Gender roles

In Islam, relations between the sexes are governed by the principle of complementarity.Carla Makhlouf Obermeyer. "Islam, Women, and Politics: The demography of Arab countries", "Population and Development Review", Vol. 18, No. 1. (Mar., 1992), pp. 33-60] [Haddad, Moore, and Smith, [http://books.google.com/books?id=7A77E1aBrucC&pg=PA155&dq=islam+women+complementarity+equality&sig=TOsHeQbGGtgLRIG92tZRuFUop4c p155] .]

In the family unit, Islam honours mothers very highly.

"Narrated Abu Huraira: A man came to Allah's Messenger and said, "O Allah's Messenger! Who is more entitled to be treated with the best companionship by me?" The Prophet said, "Your mother." The man said. "Who is next?" The Prophet said, "Your mother." The man further said, "Who is next?" The Prophet said, "Your mother." The man asked for the fourth time, "Who is next?"The Prophet said, "Your father." [Sahih Bukhari 8.73.2] [http://www.usc.edu/dept/MSA/fundamentals/hadithsunnah/bukhari/073.sbt.html#008.073.002]

As men are blessed with more strength, they're commanded to support and take care of women; where as women safeguards.

"Men are the protectors and maintainers of women, because Allah has given the one more (strength) than the other, and because they support them from their means. Therefore the righteous women are devoutly obedient, and guard in (the husband's) absence what Allah would have them guard..." cite quran|4|34

Still even though men are given more strength, kindness to women are commanded. It is forbidden to take women against their will.

"O you who believe! It is not lawful for you that you should take women as heritage against (their) will, and do not straiten them in order that you may take part of what you have given them, unless they are guilty of manifest indecency; And treat them kindly; then if you hate them, it may be that you dislike a thing while Allah has placed abundant good in it."cite quran|4|19

"...O People, it is true that you have certain rights with regard to your women, but they also have rights over you. Remember that you have taken them as your wives only under Allah's trust and with His permission. If they abide by your right then to them belongs the right to be fed and clothed in kindness. Do treat your women well and be kind to them for they are your partners and committed helpers. And it is your right that they do not make friends with any one of whom you do not approve, as well as never to be unchaste..." [Prophet's Last Sermon] [http://www.islamicity.com/mosque/lastserm.HTM]

In many Islamic societies, there is a division of roles creating a woman’s space in the private sphere of the home and a man’s in the public sphere.Hessini.]

ex segregation

Islam discourages social interaction between unmarried or unrelated men and women when they are alone, but not all interaction between men and women. This is shown in the example of Khadijah, a rich, twice widowed businesswoman who employed Muhammad and met with him to conduct trade before they were married, and in the example set by his other wives, who taught and counseled the men and women of Medina.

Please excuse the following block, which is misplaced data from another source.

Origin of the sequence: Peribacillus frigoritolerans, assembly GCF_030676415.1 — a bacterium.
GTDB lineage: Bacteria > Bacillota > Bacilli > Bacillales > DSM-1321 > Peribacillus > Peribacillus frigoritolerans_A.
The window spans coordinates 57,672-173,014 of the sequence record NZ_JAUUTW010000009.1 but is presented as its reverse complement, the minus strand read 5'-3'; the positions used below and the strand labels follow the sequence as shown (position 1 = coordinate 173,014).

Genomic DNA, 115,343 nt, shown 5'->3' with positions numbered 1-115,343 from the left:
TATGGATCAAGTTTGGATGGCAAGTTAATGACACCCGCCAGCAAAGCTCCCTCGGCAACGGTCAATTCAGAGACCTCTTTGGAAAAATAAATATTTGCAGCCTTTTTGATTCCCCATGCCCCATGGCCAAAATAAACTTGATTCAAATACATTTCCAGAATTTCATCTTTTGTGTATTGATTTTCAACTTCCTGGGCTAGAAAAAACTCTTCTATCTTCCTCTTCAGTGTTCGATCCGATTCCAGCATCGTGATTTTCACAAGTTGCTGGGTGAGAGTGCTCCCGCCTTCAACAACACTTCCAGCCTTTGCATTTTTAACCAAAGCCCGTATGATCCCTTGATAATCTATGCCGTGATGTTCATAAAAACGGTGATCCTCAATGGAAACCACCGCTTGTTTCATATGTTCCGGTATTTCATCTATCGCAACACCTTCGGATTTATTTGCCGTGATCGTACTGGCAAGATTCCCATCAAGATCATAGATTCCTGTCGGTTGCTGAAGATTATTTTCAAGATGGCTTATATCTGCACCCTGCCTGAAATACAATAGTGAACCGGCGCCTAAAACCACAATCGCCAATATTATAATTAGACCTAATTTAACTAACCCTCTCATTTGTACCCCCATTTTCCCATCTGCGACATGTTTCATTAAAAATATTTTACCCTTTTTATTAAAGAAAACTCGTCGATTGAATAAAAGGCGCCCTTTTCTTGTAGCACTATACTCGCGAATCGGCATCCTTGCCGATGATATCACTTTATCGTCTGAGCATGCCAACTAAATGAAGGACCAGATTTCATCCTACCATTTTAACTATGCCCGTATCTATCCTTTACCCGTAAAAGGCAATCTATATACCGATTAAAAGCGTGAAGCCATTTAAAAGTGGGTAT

In strict Islamic countries, such as Saudi Arabia, sex segregation has been or is strictly enforced. The Taliban treatment of women in Afghanistan is an extreme example of this. Even in countries where the sexes mingle socially, they generally remain segregated within the mosque (see Women in religious life below).

Financial matters

Islam gives women the right to own, which entitles them to have personal possessions. While women have no financial obligations like men, some of their financial rights are less. Women's share of inheritance, as outlined in the Qur'an, is typically less than that of men, but in some cases, women get more, depending on their placement in the family, and the existence of other heirs. Women's right to work is also disputed.

According to Bernard Lewis, while Islam sanctions a social inequality between man and woman, Muslim women have historically had property rights unparalleled in the modern West until comparatively recently. [Lewis, "What Went Wrong?" 2002, pages 82-83]

In general, as Valentine M. Moghadam argues, "much of the economic modernization [of women] was based on income from oil, and some came from foreign investment and capital inflows. Economic development alters the status of women in different ways across nations and classes" [Valentine M. Moghadam. "Modernizing Women: Gender and Social Change in the Middle East". (Rienner Publishers, USA, 1993)] . This is a proof that since always the status of women was influenced by the economy of the region and its development.

Financial obligations

A woman, when compared with her husband, is far less burdened with any claims on her possessions. Her possessions before marriage do not transfer to her husband and she is encouraged to keep her maiden name. She has no obligation to spend on her family out of such properties or out of her income after marriage. A woman also receives a "mahr" (dowry), which is given to her by her husband at the time of marriage.Jamal Badawi, " [http://www.jannah.org/sisters/badawistatus.pdf The status of women in Islam] "] Women are not required to provide financial support for their family under Sharia Law. Men as with women also have the right to be supported financially by their families or State. [Fathi, Asghar. "Women and the Family in Iran." Brill (1985), [http://books.google.com/books?id=Oqk3AAAAIAAJ&pg=PA25&sig=kcn2S0vgoYOpe6-6sKhsCAE7mmo p25] . ISBN 9004074260.]